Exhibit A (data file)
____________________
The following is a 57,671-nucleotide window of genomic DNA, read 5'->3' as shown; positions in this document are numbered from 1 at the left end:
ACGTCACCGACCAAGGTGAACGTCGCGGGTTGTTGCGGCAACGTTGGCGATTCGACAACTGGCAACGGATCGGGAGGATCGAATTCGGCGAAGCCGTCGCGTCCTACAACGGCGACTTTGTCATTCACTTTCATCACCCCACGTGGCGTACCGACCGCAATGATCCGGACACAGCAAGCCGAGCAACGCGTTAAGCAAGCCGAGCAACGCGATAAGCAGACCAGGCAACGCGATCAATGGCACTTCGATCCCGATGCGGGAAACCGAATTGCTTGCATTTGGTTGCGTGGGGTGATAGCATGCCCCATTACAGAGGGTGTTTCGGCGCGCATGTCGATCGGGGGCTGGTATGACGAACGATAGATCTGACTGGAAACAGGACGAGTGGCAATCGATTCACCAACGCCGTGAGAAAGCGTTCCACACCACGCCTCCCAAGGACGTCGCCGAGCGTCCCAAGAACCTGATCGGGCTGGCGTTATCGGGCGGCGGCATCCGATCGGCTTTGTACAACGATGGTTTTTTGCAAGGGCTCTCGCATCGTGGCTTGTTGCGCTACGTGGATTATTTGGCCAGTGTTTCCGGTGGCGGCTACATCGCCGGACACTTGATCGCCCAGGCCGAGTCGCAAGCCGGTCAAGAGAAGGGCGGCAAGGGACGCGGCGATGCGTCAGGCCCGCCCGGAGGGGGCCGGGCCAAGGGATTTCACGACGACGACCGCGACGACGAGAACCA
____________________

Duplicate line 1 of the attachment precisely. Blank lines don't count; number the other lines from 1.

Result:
The following is a 57,671-nucleotide window of genomic DNA, read 5'->3' as shown; positions in this document are numbered from 1 at the left end: